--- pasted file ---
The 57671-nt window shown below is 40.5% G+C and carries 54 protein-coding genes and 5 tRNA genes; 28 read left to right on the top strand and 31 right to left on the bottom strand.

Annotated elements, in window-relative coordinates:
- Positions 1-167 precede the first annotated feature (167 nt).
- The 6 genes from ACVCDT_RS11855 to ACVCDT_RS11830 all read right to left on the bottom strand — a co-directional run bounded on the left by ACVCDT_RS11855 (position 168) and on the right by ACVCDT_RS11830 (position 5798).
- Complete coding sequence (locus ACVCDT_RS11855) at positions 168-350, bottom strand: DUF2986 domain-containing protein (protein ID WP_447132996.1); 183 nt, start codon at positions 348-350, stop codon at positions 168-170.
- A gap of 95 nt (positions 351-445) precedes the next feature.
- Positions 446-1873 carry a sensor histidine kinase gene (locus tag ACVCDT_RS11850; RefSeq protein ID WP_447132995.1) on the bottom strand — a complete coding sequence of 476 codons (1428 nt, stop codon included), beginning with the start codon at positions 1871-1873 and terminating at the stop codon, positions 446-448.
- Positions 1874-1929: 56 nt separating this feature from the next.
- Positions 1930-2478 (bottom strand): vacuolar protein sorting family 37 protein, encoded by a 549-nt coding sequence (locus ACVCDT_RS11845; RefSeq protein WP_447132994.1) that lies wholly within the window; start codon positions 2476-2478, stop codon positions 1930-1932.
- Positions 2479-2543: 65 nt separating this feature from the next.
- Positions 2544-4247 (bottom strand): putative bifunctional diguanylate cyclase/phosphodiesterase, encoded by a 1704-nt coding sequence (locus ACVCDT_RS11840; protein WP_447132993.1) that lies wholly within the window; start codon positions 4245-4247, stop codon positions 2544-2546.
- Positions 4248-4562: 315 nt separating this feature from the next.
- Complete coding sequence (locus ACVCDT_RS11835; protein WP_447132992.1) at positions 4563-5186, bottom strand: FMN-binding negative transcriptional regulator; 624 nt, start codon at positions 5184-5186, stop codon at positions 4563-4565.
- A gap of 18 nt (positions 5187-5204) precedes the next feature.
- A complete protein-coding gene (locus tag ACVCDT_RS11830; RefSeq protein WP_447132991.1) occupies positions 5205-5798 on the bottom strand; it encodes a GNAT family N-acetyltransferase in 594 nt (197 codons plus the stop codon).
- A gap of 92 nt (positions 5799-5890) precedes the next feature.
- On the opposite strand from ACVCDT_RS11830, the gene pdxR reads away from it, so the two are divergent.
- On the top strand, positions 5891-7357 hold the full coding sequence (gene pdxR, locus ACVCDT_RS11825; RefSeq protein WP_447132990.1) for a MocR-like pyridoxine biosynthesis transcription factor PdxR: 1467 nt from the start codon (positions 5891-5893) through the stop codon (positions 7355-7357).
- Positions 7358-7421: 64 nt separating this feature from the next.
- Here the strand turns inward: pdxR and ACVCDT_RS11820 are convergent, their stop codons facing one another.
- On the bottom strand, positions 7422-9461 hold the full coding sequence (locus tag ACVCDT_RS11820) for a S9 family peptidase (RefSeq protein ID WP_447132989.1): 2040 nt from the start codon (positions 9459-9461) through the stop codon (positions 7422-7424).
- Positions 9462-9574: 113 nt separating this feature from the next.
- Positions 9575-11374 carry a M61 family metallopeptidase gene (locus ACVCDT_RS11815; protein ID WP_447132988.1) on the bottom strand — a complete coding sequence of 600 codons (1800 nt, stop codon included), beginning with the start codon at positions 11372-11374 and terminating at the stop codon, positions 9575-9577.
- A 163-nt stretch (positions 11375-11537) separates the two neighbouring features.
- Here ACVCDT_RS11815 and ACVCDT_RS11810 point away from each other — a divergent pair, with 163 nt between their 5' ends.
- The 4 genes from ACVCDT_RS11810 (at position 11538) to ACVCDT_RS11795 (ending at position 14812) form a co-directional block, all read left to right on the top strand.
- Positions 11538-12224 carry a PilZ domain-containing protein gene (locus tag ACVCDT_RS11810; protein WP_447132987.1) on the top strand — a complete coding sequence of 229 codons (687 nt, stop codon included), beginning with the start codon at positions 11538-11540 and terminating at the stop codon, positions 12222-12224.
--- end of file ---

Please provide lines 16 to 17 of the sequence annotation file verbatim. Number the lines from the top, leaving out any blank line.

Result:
- A gap of 92 nt (positions 5799-5890) precedes the next feature.
- On the opposite strand from ACVCDT_RS11830, the gene pdxR reads away from it, so the two are divergent.